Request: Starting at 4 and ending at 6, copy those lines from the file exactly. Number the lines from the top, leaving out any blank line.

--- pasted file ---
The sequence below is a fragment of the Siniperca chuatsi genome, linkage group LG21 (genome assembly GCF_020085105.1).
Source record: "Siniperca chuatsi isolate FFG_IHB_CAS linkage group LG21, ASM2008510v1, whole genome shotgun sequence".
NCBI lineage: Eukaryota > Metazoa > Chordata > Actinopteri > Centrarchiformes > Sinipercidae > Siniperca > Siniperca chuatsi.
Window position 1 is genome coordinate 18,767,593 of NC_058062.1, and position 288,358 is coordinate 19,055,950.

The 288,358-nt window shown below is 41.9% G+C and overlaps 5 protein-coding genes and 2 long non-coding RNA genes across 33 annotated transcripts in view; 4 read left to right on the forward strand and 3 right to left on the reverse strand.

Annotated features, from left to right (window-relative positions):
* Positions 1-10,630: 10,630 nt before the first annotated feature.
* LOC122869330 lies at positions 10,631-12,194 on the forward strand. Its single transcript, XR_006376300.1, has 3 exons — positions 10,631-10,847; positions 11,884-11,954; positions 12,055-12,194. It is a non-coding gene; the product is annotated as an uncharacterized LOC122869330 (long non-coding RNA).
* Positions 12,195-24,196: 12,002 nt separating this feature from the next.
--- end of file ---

Window position 1 is genome coordinate 18,767,593 of NC_058062.1, and position 288,358 is coordinate 19,055,950.

The 288,358-nt window shown below is 41.9% G+C and overlaps 5 protein-coding genes and 2 long non-coding RNA genes across 33 annotated transcripts in view; 4 read left to right on the forward strand and 3 right to left on the reverse strand.

Annotated features, from left to right (window-relative positions):